We constantly hear how we need to get the money out of politics. Everyone knows money corrupts, so getting the money out of politics? By all means.
But while we’re at it, can we get the celebrity out of life?
It’s bad enough we have these often undereducated but very, very rich actors, actresses, musicians and athletes use their precious award-show or post-game camera time sputtering some banal but “important” political point, instead of doing what they’re good at: entertaining us with a droll or witty story (well, at least the actors, actresses and musicians; I’m still not quite clear on what the post-game athlete interview offers).
The actors, actresses, musicians and athletes say they speak out because they can “change” things. They might be right, and that’s a poor reflection on the voters or anyone else who lets celebrity opinions affect their own. But the celebrities use their fame as the currency to get themselves on the air in the first place, so they can spout their opinions. Why this is more acceptable than a successful businessman using his money to buy airtime to spout his opinions is a mystery to me.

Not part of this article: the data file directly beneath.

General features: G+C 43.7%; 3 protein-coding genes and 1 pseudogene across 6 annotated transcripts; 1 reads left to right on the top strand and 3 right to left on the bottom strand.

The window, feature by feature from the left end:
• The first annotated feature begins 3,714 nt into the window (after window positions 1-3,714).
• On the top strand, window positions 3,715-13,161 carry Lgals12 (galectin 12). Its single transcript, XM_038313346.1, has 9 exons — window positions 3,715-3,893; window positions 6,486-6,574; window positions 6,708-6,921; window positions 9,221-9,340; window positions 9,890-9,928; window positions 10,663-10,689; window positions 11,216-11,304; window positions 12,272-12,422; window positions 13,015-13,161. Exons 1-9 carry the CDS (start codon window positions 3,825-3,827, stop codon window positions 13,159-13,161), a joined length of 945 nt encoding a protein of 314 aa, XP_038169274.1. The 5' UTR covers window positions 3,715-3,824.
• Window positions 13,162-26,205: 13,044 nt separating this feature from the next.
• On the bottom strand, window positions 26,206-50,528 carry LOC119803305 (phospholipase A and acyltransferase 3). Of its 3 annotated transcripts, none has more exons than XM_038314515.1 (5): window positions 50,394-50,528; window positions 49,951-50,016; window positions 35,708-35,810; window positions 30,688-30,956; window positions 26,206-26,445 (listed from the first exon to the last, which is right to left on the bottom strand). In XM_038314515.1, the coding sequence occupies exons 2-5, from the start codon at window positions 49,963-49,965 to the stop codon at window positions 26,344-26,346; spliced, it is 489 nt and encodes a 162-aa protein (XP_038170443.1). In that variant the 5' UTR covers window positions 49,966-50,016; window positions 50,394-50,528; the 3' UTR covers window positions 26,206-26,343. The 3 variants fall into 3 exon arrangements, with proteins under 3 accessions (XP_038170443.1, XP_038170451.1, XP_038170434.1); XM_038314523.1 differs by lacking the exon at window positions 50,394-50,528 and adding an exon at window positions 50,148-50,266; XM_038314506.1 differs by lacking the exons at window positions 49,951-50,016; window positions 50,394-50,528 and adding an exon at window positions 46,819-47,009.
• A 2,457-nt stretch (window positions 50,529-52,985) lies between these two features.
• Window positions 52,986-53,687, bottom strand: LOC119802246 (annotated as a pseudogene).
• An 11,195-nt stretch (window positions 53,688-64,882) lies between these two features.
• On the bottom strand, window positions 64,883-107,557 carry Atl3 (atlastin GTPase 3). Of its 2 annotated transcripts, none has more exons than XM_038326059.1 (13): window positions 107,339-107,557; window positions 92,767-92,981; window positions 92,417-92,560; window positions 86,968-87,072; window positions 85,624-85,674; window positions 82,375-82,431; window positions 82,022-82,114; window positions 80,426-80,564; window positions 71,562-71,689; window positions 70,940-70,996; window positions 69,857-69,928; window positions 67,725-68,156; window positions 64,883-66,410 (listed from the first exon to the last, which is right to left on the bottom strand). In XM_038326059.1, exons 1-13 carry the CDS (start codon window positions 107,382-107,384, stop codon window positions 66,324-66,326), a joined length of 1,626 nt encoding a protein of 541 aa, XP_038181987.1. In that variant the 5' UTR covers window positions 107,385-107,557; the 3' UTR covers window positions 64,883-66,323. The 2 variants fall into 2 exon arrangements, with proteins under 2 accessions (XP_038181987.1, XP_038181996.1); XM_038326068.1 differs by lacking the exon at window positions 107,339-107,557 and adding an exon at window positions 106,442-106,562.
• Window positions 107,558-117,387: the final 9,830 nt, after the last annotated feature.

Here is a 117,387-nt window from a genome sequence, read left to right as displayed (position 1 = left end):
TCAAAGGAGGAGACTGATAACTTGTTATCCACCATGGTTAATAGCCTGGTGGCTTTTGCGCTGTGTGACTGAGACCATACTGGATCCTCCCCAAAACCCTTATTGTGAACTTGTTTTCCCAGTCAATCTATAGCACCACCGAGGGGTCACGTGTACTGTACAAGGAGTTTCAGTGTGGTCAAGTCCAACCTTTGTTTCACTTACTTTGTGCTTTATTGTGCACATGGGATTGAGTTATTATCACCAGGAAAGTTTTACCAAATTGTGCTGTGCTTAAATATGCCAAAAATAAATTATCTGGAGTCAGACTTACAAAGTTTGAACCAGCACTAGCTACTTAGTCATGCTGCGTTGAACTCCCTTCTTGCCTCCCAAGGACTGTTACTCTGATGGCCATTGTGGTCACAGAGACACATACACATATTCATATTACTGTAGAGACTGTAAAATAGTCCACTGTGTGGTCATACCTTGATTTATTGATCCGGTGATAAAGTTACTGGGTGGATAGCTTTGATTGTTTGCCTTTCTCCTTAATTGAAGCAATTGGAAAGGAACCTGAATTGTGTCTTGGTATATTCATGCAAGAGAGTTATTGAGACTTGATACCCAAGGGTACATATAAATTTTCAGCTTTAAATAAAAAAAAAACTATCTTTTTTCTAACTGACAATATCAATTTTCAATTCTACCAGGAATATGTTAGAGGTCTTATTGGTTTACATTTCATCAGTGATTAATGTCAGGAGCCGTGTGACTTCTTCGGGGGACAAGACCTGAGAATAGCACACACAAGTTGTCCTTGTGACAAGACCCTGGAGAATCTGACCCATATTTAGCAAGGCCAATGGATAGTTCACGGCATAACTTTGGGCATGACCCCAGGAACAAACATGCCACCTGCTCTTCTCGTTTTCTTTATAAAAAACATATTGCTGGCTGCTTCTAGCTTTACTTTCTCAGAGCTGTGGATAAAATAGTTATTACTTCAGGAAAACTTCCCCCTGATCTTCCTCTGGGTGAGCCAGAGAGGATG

The problem is, more and more, celebrity culture is like some bamboo tree with a root system tossing up new shoots all over the field. The similarities between show business and politics left one hoping it was a natural grafting of two branches of the same species, both favoring a mulch heavy in narcissism and vapidity, and that the damage would be limited.
But it is not so.
Weird, I thought whiskey already had a flavor, called “whiskey.”
The only value Jamie Foxx brings to whiskey is his money and celebrity. He’s not even getting into whiskey because he loves flavored whiskey. As he admits in the trade publication, the Hollywood Reporter, he’s getting into it because he saw it was a popular drink at the parties he threw. Other people liked it. He saw an investment opportunity.
As the Hollywood Reporter also notes, Foxx follows in the footsteps of actor Ryan Reynolds and Aviation vodka, and actor Dwayne Johnson and Teremana Tequila. And, in Foxx’s dream of dreams, in the footsteps of actor George Clooney, who sold his tequila company, Casamigos, for $1 billion.
Now, none of those actors know anything about making a worthy liquor. They’re just rich dudes with too much money sitting around, and people will buy their liquor and we’re going to have something called flavored whiskey everywhere now. Well done, people.
I mean, if you’re going to buy a celebrity whiskey, at least make it a proper Irish whiskey.